The starting point for AppBoy’s new office by Homepolish was the close relationships between its employees: the in-jokes, catchphrases and all things beloved by tech geeks.
Rather than cram in games machines and gimmicks, project designer Lauren Elise Shaw has slotted in subtle references that shouldn’t overwhelm corporate visitors. Shaw says her aim was to create a space that wasn’t too masculine so as not to exclude female staff members.
“The aesthetic is ‘modern tech’,” Shaw says. “I didn’t want the red [the brand colour] to overwhelm, and I wanted to keep the decor relatively minimal.”
Taking on a ‘white box’ of open space, Homepolish broke it up with conference rooms and phone nooks, but kept the communal areas open plan. The kitchen and eating area form the focal point, where staff come together each day to eat their lunch. The long dining table is positioned alongside factory-style windows with the aforementioned office mottos printed onto the office wall.
The bold chequerboard-tiled kitchen bar is lit by bulbs wrapped around speed rail attached to the ceiling, while graphics developed in-house of a smiley face topped with a chef’s hat has been printed on the wall. Other cheeky graphics include Wall-e style male and female robots holding hands on the communal bathroom doors.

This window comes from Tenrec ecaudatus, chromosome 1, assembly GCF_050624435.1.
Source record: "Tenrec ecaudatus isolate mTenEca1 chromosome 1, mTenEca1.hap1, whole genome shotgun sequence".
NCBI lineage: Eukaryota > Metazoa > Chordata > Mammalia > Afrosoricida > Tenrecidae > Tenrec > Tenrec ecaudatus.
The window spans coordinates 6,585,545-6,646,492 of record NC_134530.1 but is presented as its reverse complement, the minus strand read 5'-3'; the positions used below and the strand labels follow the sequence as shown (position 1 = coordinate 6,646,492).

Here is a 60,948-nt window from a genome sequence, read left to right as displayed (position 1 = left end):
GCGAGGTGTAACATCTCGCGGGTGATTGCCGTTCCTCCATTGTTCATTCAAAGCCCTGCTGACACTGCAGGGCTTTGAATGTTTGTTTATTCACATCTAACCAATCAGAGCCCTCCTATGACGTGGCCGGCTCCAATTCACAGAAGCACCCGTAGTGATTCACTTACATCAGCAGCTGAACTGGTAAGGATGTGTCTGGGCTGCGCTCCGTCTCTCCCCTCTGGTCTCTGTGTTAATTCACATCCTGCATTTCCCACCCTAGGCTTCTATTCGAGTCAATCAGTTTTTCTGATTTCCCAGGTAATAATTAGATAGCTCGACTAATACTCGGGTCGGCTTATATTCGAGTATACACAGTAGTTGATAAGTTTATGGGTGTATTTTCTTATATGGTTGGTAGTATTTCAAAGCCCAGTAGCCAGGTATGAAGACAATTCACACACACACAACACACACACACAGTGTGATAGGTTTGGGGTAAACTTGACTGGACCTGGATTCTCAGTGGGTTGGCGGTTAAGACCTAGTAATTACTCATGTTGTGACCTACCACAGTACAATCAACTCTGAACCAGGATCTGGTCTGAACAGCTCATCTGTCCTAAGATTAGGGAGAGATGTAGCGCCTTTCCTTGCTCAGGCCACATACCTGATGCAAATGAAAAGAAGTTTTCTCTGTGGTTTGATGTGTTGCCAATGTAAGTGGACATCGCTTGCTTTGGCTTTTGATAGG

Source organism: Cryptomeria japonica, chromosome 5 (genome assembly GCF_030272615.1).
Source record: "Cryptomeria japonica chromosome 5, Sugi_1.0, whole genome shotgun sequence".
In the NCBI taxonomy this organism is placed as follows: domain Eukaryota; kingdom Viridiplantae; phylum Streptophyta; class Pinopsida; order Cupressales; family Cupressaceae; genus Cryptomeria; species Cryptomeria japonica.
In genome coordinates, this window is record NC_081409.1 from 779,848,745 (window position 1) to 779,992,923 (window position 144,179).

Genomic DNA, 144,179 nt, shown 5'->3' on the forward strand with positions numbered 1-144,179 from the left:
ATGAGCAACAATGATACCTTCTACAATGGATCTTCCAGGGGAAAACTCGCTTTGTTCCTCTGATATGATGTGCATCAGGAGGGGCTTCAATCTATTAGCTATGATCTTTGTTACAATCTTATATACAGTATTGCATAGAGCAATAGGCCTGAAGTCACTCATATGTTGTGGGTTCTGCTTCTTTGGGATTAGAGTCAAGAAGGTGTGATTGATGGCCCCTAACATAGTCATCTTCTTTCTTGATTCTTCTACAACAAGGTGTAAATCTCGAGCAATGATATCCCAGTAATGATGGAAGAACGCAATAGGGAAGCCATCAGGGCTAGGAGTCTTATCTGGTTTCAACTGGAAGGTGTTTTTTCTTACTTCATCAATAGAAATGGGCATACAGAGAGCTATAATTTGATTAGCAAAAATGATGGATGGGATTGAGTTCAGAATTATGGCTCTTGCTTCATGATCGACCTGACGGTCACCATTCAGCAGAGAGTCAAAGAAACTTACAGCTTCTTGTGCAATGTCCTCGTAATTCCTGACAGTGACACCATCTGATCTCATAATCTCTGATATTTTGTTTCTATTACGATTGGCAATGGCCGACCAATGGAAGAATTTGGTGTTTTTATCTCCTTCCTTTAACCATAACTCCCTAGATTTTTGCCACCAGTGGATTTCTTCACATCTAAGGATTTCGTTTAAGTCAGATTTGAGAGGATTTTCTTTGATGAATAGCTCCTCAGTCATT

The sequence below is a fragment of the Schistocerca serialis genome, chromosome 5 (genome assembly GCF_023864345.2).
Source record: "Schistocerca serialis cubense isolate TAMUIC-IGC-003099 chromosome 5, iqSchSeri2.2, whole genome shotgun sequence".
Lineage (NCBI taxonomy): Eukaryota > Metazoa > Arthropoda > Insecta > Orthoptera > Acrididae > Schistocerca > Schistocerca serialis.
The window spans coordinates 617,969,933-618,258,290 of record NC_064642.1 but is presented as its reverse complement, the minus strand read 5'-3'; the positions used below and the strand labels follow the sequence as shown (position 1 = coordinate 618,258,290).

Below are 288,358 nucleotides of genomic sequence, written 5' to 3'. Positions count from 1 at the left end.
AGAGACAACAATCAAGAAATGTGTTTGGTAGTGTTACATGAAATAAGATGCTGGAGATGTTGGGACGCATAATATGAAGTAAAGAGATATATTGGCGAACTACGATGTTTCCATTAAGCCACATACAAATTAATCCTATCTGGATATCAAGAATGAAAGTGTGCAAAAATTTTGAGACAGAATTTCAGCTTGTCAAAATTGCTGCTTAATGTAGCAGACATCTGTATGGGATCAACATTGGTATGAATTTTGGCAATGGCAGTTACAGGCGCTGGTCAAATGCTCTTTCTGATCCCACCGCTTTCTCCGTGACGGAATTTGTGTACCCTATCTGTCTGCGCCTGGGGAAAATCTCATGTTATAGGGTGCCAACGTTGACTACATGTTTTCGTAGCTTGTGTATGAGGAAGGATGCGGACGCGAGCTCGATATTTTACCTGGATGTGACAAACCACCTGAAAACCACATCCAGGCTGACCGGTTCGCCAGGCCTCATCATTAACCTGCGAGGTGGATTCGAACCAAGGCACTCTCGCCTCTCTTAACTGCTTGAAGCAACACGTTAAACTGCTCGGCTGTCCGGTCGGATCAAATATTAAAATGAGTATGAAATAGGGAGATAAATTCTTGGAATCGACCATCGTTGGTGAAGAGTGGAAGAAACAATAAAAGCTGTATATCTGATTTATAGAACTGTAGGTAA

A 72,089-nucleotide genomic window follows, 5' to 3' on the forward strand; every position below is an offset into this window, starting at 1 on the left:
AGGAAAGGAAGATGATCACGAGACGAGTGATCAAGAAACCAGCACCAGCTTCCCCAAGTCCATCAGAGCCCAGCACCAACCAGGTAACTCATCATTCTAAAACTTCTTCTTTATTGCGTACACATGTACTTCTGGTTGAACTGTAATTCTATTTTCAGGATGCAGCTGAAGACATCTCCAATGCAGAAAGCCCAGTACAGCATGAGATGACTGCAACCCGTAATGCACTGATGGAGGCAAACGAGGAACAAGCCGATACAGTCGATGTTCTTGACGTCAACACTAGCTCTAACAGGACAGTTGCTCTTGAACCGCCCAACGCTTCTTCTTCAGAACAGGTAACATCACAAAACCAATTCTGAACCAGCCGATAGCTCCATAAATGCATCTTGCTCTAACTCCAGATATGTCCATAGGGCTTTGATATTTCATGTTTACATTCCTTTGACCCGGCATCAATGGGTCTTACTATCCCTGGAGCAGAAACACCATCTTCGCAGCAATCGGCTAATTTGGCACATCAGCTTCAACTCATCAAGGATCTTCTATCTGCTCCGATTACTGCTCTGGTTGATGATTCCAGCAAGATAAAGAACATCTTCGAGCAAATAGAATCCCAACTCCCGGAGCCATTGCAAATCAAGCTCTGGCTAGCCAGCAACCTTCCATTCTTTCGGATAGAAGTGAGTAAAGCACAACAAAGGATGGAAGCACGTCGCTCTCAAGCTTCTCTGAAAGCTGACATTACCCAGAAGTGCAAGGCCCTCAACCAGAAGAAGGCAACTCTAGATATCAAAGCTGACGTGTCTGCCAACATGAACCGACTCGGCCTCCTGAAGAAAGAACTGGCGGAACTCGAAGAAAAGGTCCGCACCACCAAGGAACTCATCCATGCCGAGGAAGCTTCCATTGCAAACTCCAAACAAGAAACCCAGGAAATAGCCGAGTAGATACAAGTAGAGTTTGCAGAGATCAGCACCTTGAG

At first glance the glass box meeting rooms give off the expected corporate vibe, but a closer look reveals wallpaper printed with old handheld computer games in one and a flock wallpaper in the other featuring brown velvet Darth Vaders.
The palette of red, black and white, polished concrete floors and industrial features are softened by acoustic floor squares in the meeting and office areas, a healthy dose of wood and vintage-style furniture you might expect to see in a home. The main breakout area situated by the entrance acts as the first point of contact rather than a formal reception area.
Unable to dissuade the company head to part with an old orange Ikea couch that didn’t match the corporate colour, Shaw diffused and balanced the space with more neutral features: white Eames-style chairs, multifaceted coffee tables and piles of cushions that include one printed with an iPhone screen gridded out with apps, and others featuring meerkats – another private joke.
To tie in with the mismatched shade of sofa, touches of the colour unite the space making it feel intentional. An island is created by an orange-bordered rug and a contemporary chandelier has been created by looping the orange light-bulb cords of bulbs around a circular frame in the same colour, which allows its height to be adjusted.